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That would depend on what the heck "Unix 7" is. Do you mean UnixWare 7?
The answer is likely that there were almost certainly "dependencies" but that such dependencies may not have been labeled that way. (For example many package management systems have "prerequisites".) Also most commercial UNIX products are sold as an overall package so the dependencies are installed with the base OS on the expectation you'll be using something somewhat monolithic. Many have package updates that do have "dependencies" on other package updates being in place but again may not call them that (e.g. they might call them "corequisites").
I have not the pleasure of understanding you. To the extent that anything uses libraries it has dependencies.
In the early days things were much different. I've seen a system from 1974 - no dns, but /etc/hosts held the entire internet. It was a 200k file. How things have changed. In 1974 they had libs, and a libc which was needed for any output.
Yes. It too releases updates for various items it contains. Some of these are one offs to fix specific bugs or security issues. For XP they also created "Service Packs" that had a plethora of changes so you might be running XP SP1, XP SP2 or XP SP3. Of course Windows is NOT *nix variant - except that old AT&Ters [AT&T originated UNIX] I knew used to say MSDOS stood for:
S tole our
And windows is based on DOS.
Last edited by MensaWater; 10-29-2010 at 09:56 AM.
"GNU/Linux-like dependencies" means that package A depends on package B and can't work without it.
Okay, so the answer would be no as there was not yet any notion of software packaging (i.e. standardized way to bundle software including metadata) when version 7 was used. The common way to send software was to use tarballs (tar was precisely introduced with Unix v7) and possibly "shar" files, but maybe that was created later.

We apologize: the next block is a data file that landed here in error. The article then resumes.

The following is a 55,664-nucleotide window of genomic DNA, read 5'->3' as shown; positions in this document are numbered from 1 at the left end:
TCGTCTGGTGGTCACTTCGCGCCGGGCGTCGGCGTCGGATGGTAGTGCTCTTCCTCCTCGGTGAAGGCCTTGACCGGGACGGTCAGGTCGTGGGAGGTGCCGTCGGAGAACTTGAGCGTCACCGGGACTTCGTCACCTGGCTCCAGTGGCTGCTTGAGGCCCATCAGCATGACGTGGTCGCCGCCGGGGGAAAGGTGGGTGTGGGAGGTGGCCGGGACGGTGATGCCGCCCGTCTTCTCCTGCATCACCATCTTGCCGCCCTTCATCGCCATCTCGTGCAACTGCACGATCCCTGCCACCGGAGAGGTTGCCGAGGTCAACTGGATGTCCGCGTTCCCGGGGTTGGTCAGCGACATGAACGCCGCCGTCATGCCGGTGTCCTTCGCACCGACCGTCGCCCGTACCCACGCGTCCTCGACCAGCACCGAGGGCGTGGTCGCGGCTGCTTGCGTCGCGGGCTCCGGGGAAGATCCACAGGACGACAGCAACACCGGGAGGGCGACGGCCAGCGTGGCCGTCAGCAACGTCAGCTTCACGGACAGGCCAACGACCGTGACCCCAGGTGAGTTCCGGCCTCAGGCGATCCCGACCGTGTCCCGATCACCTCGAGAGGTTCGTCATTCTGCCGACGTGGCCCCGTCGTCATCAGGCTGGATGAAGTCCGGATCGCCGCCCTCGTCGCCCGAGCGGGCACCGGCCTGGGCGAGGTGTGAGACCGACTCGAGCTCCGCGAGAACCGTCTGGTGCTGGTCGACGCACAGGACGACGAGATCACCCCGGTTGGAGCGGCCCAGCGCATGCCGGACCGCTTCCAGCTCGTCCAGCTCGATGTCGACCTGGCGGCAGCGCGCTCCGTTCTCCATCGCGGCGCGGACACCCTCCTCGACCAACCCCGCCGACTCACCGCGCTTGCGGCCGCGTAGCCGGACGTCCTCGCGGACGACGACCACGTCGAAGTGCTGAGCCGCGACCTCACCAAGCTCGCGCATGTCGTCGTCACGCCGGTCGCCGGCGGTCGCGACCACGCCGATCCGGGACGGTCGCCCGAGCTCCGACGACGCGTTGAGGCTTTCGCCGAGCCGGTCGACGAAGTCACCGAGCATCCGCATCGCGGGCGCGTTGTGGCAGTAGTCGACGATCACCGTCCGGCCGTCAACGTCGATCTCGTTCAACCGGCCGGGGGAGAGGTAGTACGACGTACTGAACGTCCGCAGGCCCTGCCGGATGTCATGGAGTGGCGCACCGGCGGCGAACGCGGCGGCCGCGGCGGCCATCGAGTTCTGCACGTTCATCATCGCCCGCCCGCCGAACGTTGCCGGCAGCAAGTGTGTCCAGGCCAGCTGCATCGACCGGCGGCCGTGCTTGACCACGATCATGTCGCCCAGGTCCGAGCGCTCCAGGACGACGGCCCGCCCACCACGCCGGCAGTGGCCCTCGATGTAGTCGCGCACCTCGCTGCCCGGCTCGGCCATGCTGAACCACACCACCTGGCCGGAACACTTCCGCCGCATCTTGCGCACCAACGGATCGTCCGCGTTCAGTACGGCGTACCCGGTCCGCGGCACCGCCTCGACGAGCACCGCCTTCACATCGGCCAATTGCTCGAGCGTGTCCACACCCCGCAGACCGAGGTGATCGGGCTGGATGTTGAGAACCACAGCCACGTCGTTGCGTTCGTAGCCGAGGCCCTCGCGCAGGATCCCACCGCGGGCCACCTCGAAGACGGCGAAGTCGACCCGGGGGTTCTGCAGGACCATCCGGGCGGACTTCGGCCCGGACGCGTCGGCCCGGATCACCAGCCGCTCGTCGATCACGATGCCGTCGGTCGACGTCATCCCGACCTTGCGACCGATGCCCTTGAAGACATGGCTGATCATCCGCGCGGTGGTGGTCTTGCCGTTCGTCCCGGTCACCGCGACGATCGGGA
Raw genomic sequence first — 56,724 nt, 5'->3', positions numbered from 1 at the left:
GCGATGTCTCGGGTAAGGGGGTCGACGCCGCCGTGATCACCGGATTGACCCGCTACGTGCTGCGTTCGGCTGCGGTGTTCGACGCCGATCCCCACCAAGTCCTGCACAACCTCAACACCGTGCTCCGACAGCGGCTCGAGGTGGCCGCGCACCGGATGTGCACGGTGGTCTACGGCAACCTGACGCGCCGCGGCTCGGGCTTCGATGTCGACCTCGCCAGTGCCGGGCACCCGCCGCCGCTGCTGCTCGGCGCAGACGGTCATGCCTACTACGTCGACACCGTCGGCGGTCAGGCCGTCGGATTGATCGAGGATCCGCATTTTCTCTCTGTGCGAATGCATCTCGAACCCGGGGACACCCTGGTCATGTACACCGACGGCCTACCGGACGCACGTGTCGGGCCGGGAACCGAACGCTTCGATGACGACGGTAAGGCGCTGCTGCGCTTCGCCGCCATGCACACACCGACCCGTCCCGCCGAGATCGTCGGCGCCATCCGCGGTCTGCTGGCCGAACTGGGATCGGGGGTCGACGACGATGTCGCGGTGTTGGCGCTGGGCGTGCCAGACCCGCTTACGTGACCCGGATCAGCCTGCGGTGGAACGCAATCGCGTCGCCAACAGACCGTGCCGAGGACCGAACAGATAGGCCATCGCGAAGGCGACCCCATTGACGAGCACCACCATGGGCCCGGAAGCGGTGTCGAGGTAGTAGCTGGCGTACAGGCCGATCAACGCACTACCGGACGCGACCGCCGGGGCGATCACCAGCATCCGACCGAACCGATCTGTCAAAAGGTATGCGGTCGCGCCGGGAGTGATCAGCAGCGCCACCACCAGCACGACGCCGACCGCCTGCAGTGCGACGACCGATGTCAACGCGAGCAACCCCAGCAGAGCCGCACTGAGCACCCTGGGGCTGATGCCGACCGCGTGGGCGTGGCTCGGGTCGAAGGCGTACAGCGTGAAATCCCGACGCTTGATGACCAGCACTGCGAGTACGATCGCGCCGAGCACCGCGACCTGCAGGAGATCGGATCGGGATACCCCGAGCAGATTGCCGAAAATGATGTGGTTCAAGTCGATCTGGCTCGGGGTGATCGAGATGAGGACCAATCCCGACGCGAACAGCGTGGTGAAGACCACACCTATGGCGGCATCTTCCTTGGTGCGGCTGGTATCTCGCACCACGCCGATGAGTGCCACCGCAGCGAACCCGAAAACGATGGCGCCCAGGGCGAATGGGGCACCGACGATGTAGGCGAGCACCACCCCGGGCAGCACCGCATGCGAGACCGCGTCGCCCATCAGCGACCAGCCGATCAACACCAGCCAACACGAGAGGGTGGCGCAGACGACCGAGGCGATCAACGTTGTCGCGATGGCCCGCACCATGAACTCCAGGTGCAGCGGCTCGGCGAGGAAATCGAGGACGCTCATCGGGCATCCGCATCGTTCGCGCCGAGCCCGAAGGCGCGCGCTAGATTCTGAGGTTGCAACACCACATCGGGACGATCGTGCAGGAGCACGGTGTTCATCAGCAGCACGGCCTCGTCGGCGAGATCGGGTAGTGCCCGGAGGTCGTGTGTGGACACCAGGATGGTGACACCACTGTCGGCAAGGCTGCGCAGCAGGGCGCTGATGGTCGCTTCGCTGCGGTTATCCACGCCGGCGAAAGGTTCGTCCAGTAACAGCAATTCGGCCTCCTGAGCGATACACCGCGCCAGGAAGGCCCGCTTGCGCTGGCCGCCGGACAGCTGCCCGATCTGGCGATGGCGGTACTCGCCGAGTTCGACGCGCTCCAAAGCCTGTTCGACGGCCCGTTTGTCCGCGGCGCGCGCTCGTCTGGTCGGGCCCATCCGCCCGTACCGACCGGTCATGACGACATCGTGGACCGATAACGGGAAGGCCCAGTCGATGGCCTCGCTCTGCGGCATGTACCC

Can you call it "libraries" - I don't know...
Dependencies aren't necessarily libraries, they can be anything required for a piece of software to work. With Unix v7, as already stated, there was no shared libraries either so software was always linked with the required libraries.
Only very loosely anymore. The days of true DOS-based Windows pretty much ended when Windows 2000/XP came around. Everything is NT-based now, and NT is a different system from DOS entirely. For example, Win 3.1/95 used cooperative multitasking (i.e. non-preemptive; programs had to free resources on their own. This is why the whole system locked up when one program crashed), as DOS didn't support *real* multitasking at the time. Win NT 3.1 and up use the NT kernel, which has preemptive multitasking and memory protection (i.e. programs can't write into/access other programs' memory, etc.).
...Linux (and other UNIX-likes) on the other hand have always had real multitasking.
Maybe but you still don't have any real control over things until you drop to CMD prompt and that looks very much like the old DOS window.
However, when I said "based on" I meant it started there. Even a UNIX fan boy like me would never say that even XP was as bad as say Windows 95 let alone something like Windows 2. I remember back when I still did a lot of work on DOS I inherited a system that had Windows 2 loaded on top of DOS (the way it was done in those days). After tinkering with it for about an hour I modified the autoexec.bat to prevent it from loading "that useless Windows stuff". It wasn't until I joined a company that was using 3.11 on desktops that I started using Windows with any regularity. Even then it was mainly to launch Exceed to get to my lovely UNIX systems.